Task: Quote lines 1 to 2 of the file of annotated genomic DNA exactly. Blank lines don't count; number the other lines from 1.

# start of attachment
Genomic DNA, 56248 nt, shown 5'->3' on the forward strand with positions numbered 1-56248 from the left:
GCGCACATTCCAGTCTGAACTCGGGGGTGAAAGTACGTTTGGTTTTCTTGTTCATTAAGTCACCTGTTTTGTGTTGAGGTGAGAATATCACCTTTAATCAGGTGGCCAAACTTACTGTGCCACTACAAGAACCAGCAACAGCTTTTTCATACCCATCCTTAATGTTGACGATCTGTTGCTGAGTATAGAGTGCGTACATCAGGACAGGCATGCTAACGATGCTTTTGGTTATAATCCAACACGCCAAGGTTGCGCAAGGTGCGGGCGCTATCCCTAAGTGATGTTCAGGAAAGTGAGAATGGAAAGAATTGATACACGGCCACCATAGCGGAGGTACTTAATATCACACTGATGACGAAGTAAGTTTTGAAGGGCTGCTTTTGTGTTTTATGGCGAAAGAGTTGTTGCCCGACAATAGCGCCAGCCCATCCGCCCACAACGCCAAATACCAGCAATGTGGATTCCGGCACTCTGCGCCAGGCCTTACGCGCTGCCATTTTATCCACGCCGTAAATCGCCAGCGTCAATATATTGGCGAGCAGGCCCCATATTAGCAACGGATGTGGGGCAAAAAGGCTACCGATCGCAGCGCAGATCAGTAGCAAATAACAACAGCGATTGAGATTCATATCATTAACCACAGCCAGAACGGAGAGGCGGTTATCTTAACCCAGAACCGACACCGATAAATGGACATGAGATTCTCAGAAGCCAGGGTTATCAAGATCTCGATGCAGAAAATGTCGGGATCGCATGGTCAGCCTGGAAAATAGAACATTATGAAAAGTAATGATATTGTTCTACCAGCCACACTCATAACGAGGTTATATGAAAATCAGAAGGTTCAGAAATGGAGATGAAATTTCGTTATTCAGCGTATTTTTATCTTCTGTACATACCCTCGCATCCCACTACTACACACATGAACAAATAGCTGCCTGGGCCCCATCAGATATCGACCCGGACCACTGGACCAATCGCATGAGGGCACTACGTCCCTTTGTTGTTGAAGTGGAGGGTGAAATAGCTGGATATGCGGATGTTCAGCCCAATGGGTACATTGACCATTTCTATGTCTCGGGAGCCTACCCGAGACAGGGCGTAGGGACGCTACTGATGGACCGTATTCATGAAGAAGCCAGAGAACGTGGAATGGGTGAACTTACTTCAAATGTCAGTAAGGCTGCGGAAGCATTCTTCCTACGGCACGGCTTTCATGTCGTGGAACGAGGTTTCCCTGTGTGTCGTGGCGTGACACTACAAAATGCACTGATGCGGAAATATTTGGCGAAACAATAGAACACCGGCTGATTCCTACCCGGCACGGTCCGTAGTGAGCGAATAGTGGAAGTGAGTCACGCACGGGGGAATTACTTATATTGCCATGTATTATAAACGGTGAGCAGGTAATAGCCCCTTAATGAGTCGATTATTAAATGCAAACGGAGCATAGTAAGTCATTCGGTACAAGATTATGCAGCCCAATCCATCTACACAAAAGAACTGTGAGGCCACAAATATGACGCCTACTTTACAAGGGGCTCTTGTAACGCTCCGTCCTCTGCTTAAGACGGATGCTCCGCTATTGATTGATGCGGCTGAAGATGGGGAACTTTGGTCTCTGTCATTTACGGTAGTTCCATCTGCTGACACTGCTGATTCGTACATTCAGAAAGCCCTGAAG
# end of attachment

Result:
Genomic DNA, 56248 nt, shown 5'->3' on the forward strand with positions numbered 1-56248 from the left:
GCGCACATTCCAGTCTGAACTCGGGGGTGAAAGTACGTTTGGTTTTCTTGTTCATTAAGTCACCTGTTTTGTGTTGAGGTGAGAATATCACCTTTAATCAGGTGGCCAAACTTACTGTGCCACTACAAGAACCAGCAACAGCTTTTTCATACCCATCCTTAATGTTGACGATCTGTTGCTGAGTATAGAGTGCGTACATCAGGACAGGCATGCTAACGATGCTTTTGGTTATAATCCAACACGCCAAGGTTGCGCAAGGTGCGGGCGCTATCCCTAAGTGATGTTCAGGAAAGTGAGAATGGAAAGAATTGATACACGGCCACCATAGCGGAGGTACTTAATATCACACTGATGACGAAGTAAGTTTTGAAGGGCTGCTTTTGTGTTTTATGGCGAAAGAGTTGTTGCCCGACAATAGCGCCAGCCCATCCGCCCACAACGCCAAATACCAGCAATGTGGATTCCGGCACTCTGCGCCAGGCCTTACGCGCTGCCATTTTATCCACGCCGTAAATCGCCAGCGTCAATATATTGGCGAGCAGGCCCCATATTAGCAACGGATGTGGGGCAAAAAGGCTACCGATCGCAGCGCAGATCAGTAGCAAATAACAACAGCGATTGAGATTCATATCATTAACCACAGCCAGAACGGAGAGGCGGTTATCTTAACCCAGAACCGACACCGATAAATGGACATGAGATTCTCAGAAGCCAGGGTTATCAAGATCTCGATGCAGAAAATGTCGGGATCGCATGGTCAGCCTGGAAAATAGAACATTATGAAAAGTAATGATATTGTTCTACCAGCCACACTCATAACGAGGTTATATGAAAATCAGAAGGTTCAGAAATGGAGATGAAATTTCGTTATTCAGCGTATTTTTATCTTCTGTACATACCCTCGCATCCCACTACTACACACATGAACAAATAGCTGCCTGGGCCCCATCAGATATCGACCCGGACCACTGGACCAATCGCATGAGGGCACTACGTCCCTTTGTTGTTGAAGTGGAGGGTGAAATAGCTGGATATGCGGATGTTCAGCCCAATGGGTACATTGACCATTTCTATGTCTCGGGAGCCTACCCGAGACAGGGCGTAGGGACGCTACTGATGGACCGTATTCATGAAGAAGCCAGAGAACGTGGAATGGGTGAACTTACTTCAAATGTCAGTAAGGCTGCGGAAGCATTCTTCCTACGGCACGGCTTTCATGTCGTGGAACGAGGTTTCCCTGTGTGTCGTGGCGTGACACTACAAAATGCACTGATGCGGAAATATTTGGCGAAACAATAGAACACCGGCTGATTCCTACCCGGCACGGTCCGTAGTGAGCGAATAGTGGAAGTGAGTCACGCACGGGGGAATTACTTATATTGCCATGTATTATAAACGGTGAGCAGGTAATAGCCCCTTAATGAGTCGATTATTAAATGCAAACGGAGCATAGTAAGTCATTCGGTACAAGATTATGCAGCCCAATCCATCTACACAAAAGAACTGTGAGGCCACAAATATGACGCCTACTTTACAAGGGGCTCTTGTAACGCTCCGTCCTCTGCTTAAGACGGATGCTCCGCTATTGATTGATGCGGCTGAAGATGGGGAACTTTGGTCTCTGTCATTTACGGTAGTTCCATCTGCTGACACTGCTGATTCGTACATTCAGAAAGCCCTGAAG